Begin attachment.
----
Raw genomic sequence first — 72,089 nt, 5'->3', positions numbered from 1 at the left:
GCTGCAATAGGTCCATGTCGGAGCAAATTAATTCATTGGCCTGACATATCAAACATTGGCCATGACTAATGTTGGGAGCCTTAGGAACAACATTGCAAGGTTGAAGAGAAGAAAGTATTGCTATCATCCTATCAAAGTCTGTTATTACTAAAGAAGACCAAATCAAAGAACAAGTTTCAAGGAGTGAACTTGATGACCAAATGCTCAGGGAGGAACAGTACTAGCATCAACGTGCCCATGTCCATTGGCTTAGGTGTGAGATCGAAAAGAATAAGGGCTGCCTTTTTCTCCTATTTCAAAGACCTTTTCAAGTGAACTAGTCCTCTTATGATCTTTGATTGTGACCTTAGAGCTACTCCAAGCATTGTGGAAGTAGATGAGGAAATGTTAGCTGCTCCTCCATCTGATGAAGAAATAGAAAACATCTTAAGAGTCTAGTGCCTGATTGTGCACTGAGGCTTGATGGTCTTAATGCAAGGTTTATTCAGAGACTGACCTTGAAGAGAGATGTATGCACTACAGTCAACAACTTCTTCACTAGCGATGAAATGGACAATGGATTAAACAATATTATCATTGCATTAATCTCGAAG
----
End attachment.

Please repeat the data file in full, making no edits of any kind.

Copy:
Raw genomic sequence first — 72,089 nt, 5'->3', positions numbered from 1 at the left:
GCTGCAATAGGTCCATGTCGGAGCAAATTAATTCATTGGCCTGACATATCAAACATTGGCCATGACTAATGTTGGGAGCCTTAGGAACAACATTGCAAGGTTGAAGAGAAGAAAGTATTGCTATCATCCTATCAAAGTCTGTTATTACTAAAGAAGACCAAATCAAAGAACAAGTTTCAAGGAGTGAACTTGATGACCAAATGCTCAGGGAGGAACAGTACTAGCATCAACGTGCCCATGTCCATTGGCTTAGGTGTGAGATCGAAAAGAATAAGGGCTGCCTTTTTCTCCTATTTCAAAGACCTTTTCAAGTGAACTAGTCCTCTTATGATCTTTGATTGTGACCTTAGAGCTACTCCAAGCATTGTGGAAGTAGATGAGGAAATGTTAGCTGCTCCTCCATCTGATGAAGAAATAGAAAACATCTTAAGAGTCTAGTGCCTGATTGTGCACTGAGGCTTGATGGTCTTAATGCAAGGTTTATTCAGAGACTGACCTTGAAGAGAGATGTATGCACTACAGTCAACAACTTCTTCACTAGCGATGAAATGGACAATGGATTAAACAATATTATCATTGCATTAATCTCGAAG